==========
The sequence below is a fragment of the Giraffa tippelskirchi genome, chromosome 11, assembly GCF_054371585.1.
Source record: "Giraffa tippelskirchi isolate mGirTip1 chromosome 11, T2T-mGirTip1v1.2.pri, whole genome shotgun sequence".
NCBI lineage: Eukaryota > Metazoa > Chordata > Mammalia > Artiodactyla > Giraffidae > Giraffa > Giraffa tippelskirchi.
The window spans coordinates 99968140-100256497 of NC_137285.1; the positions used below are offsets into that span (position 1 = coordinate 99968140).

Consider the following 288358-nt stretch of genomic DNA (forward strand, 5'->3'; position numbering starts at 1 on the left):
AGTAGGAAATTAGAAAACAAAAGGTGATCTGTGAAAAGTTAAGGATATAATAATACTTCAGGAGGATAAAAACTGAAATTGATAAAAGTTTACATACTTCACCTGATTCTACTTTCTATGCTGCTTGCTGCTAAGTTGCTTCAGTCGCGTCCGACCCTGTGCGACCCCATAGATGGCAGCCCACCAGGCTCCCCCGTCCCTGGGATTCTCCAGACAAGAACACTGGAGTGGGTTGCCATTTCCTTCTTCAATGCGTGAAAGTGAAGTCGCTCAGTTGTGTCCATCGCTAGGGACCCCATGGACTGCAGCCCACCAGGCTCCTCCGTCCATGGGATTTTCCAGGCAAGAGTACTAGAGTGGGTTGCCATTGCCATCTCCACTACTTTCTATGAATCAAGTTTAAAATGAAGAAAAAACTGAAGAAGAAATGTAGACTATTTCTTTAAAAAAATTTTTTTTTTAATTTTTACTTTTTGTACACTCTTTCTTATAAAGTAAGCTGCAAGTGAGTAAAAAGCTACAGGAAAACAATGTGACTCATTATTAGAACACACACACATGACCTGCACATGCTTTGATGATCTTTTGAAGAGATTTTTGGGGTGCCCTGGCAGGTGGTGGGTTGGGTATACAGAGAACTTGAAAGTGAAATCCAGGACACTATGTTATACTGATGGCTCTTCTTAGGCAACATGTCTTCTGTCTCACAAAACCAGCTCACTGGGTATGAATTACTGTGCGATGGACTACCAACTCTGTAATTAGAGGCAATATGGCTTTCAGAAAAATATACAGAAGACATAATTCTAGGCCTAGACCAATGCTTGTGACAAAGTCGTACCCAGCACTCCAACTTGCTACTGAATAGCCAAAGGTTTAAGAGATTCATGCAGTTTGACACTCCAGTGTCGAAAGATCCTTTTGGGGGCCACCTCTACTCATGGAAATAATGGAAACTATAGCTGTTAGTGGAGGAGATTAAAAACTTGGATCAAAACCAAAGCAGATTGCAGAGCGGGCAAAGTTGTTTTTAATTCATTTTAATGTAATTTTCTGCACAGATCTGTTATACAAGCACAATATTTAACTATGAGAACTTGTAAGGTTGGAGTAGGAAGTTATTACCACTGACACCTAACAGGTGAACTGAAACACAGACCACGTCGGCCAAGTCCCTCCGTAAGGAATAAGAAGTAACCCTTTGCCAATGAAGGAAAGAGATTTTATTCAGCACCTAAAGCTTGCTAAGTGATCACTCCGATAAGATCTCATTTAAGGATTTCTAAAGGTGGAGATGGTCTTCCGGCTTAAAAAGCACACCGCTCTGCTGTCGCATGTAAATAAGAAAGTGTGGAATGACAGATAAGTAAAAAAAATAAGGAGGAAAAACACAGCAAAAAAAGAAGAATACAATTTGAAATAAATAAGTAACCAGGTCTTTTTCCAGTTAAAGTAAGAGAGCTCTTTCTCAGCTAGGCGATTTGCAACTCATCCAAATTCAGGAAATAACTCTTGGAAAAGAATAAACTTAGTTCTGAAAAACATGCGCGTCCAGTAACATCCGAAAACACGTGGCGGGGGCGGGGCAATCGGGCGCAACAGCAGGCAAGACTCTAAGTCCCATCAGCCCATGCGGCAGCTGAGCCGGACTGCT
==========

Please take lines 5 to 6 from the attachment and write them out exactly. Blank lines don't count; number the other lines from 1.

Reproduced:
Consider the following 288358-nt stretch of genomic DNA (forward strand, 5'->3'; position numbering starts at 1 on the left):
AGTAGGAAATTAGAAAACAAAAGGTGATCTGTGAAAAGTTAAGGATATAATAATACTTCAGGAGGATAAAAACTGAAATTGATAAAAGTTTACATACTTCACCTGATTCTACTTTCTATGCTGCTTGCTGCTAAGTTGCTTCAGTCGCGTCCGACCCTGTGCGACCCCATAGATGGCAGCCCACCAGGCTCCCCCGTCCCTGGGATTCTCCAGACAAGAACACTGGAGTGGGTTGCCATTTCCTTCTTCAATGCGTGAAAGTGAAGTCGCTCAGTTGTGTCCATCGCTAGGGACCCCATGGACTGCAGCCCACCAGGCTCCTCCGTCCATGGGATTTTCCAGGCAAGAGTACTAGAGTGGGTTGCCATTGCCATCTCCACTACTTTCTATGAATCAAGTTTAAAATGAAGAAAAAACTGAAGAAGAAATGTAGACTATTTCTTTAAAAAAATTTTTTTTTTAATTTTTACTTTTTGTACACTCTTTCTTATAAAGTAAGCTGCAAGTGAGTAAAAAGCTACAGGAAAACAATGTGACTCATTATTAGAACACACACACATGACCTGCACATGCTTTGATGATCTTTTGAAGAGATTTTTGGGGTGCCCTGGCAGGTGGTGGGTTGGGTATACAGAGAACTTGAAAGTGAAATCCAGGACACTATGTTATACTGATGGCTCTTCTTAGGCAACATGTCTTCTGTCTCACAAAACCAGCTCACTGGGTATGAATTACTGTGCGATGGACTACCAACTCTGTAATTAGAGGCAATATGGCTTTCAGAAAAATATACAGAAGACATAATTCTAGGCCTAGACCAATGCTTGTGACAAAGTCGTACCCAGCACTCCAACTTGCTACTGAATAGCCAAAGGTTTAAGAGATTCATGCAGTTTGACACTCCAGTGTCGAAAGATCCTTTTGGGGGCCACCTCTACTCATGGAAATAATGGAAACTATAGCTGTTAGTGGAGGAGATTAAAAACTTGGATCAAAACCAAAGCAGATTGCAGAGCGGGCAAAGTTGTTTTTAATTCATTTTAATGTAATTTTCTGCACAGATCTGTTATACAAGCACAATATTTAACTATGAGAACTTGTAAGGTTGGAGTAGGAAGTTATTACCACTGACACCTAACAGGTGAACTGAAACACAGACCACGTCGGCCAAGTCCCTCCGTAAGGAATAAGAAGTAACCCTTTGCCAATGAAGGAAAGAGATTTTATTCAGCACCTAAAGCTTGCTAAGTGATCACTCCGATAAGATCTCATTTAAGGATTTCTAAAGGTGGAGATGGTCTTCCGGCTTAAAAAGCACACCGCTCTGCTGTCGCATGTAAATAAGAAAGTGTGGAATGACAGATAAGTAAAAAAAATAAGGAGGAAAAACACAGCAAAAAAAGAAGAATACAATTTGAAATAAATAAGTAACCAGGTCTTTTTCCAGTTAAAGTAAGAGAGCTCTTTCTCAGCTAGGCGATTTGCAACTCATCCAAATTCAGGAAATAACTCTTGGAAAAGAATAAACTTAGTTCTGAAAAACATGCGCGTCCAGTAACATCCGAAAACACGTGGCGGGGGCGGGGCAATCGGGCGCAACAGCAGGCAAGACTCTAAGTCCCATCAGCCCATGCGGCAGCTGAGCCGGACTGCT